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Why you should set up a pension for your children

When you set up a pension for your children, the power of compound interest will provide a huge boost to their savings by the time they retire.

Families thinking about how to save and invest most efficiently during 2020 shouldn’t overlook pensions for children. Many people don’t realise that in addition to their own pension contribution allowances they can put money into someone else’s savings. And even if the recipient is a non-taxpayer, as most children are, they’re still entitled to tax relief on the contribution.

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Investing £3,600 a year, the maximum allowed, on behalf of a child will cost you only £2,880. The provider you choose then claims an additional £720 from the taxman to top up your contribution.

Setting up a pension for your children might seem odd, not least because there’s a good chance you won’t be around to see them cash it in. But HM Revenue & Customs said last year that 60,000 families have opened pension plans for kids.

The key argument in favour of such arrangements is the power of compound investment returns over the long term. If you pay the maximum into your child’s pension each year until they turn 18 and the plan achieves a return of 5% a year, they’ll have a pension fund worth £1m by the time they reach age 64.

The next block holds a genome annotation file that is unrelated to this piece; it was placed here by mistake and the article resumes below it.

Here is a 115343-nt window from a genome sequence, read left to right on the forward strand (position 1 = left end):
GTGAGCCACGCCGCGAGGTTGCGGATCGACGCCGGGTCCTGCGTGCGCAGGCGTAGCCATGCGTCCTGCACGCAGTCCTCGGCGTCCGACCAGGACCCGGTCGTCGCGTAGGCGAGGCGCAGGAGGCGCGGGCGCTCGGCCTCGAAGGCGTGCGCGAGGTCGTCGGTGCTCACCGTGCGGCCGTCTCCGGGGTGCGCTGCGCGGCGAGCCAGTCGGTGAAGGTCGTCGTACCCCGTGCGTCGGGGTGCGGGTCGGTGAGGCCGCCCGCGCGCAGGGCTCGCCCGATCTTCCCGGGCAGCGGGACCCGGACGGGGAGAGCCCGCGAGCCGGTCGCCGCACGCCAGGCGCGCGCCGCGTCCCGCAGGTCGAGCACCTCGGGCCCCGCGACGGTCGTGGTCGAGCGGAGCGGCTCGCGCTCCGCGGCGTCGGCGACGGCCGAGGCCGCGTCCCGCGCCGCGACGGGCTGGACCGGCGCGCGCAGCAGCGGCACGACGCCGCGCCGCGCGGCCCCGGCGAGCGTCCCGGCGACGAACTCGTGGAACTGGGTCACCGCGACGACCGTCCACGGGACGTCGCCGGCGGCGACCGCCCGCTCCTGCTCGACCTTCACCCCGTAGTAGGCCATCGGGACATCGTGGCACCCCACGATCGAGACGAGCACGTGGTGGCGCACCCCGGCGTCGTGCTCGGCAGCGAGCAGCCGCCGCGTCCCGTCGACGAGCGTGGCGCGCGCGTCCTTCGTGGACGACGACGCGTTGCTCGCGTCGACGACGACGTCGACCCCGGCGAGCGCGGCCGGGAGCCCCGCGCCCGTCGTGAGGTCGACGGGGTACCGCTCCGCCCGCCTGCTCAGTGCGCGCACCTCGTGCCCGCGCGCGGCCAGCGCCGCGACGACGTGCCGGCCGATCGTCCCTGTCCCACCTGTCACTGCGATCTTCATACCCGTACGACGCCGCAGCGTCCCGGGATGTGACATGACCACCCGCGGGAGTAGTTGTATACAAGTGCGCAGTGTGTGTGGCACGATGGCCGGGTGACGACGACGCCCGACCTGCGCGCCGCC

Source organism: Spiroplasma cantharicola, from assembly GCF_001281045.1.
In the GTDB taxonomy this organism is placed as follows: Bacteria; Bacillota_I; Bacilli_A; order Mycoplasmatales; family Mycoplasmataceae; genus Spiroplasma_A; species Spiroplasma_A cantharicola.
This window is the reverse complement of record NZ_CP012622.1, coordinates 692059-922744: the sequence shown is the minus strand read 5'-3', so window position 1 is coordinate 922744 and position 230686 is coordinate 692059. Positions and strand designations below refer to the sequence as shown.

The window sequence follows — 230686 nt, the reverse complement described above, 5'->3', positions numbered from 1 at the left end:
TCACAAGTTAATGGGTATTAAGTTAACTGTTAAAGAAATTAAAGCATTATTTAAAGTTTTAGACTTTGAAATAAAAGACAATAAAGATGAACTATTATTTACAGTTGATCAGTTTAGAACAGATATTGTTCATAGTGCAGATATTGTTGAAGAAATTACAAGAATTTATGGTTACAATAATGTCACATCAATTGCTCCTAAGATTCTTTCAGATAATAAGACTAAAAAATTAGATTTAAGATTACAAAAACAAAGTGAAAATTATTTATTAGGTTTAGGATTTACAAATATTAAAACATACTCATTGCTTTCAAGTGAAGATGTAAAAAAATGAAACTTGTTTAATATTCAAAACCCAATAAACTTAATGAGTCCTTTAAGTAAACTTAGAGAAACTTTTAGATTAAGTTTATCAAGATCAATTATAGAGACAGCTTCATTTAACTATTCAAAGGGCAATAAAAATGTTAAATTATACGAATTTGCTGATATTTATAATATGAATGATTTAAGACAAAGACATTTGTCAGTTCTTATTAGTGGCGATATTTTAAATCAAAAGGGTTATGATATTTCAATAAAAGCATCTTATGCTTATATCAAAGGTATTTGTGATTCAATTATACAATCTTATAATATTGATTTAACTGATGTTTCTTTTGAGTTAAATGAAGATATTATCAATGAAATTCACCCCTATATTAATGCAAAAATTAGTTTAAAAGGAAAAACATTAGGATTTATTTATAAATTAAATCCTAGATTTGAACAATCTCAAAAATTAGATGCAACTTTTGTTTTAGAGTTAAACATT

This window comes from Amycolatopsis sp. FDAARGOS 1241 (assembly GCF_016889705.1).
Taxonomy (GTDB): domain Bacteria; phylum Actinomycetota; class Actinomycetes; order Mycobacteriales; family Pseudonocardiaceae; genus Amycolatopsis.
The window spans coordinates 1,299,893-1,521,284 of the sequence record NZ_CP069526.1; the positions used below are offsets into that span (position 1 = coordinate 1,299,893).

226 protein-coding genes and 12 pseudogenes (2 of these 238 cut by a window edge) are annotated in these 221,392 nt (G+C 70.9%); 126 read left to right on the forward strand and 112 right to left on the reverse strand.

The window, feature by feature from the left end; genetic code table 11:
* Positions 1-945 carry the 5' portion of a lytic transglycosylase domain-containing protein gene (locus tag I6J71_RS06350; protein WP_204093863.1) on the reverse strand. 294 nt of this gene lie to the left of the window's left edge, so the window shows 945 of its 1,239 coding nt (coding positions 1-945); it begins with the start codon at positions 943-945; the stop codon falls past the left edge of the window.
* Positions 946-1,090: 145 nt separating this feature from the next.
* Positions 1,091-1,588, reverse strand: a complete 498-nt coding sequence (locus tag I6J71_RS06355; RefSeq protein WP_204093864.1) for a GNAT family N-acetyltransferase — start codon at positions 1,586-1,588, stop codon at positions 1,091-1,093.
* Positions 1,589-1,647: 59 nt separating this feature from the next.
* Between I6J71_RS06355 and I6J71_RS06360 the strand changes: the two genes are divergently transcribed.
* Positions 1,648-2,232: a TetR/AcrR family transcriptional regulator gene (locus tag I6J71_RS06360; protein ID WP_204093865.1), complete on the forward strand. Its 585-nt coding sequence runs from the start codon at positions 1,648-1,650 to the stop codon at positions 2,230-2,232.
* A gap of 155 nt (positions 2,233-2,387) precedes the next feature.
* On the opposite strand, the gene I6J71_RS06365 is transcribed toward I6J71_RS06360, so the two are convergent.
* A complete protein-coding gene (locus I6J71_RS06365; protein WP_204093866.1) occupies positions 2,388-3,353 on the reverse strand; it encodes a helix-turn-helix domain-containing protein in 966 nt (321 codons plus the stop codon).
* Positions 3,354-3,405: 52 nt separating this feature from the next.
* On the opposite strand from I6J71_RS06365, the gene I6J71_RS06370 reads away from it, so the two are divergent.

The downside to pensions is that they’re inflexible. Under current rules, you can’t cash in a pension until the age of 55 and this limit is due to increase over time as the state retirement age creeps up.

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So all the savings you’re putting by won’t be available to help children with financial priorities early in their adult lives: the cost of further education, buying a first house or starting a family, say.

Nevertheless, those priorities are exactly why many people don’t get round to starting a pension plan until later in life. Even among occupational pension schemes, opt-out rates are much higher among younger people.

And since pension saving works best the earlier you start, taking this worry off your children’s hands could prove very useful indeed.

Will the rules change?

One caveat is that future governments could change the rules so that pension saving becomes less tax-efficient. It’s now also much easier to pass on pension savings to your heirs. So one alternative to setting up designated plans for children is to maximise your own contributions in order to increase the chances of there being money left over.

If you die before 75, your heirs will usually inherit what is left of your savings free of tax; even after age 75, you can still bequeath pensions cash, though it’s likely that tax charges will be payable.

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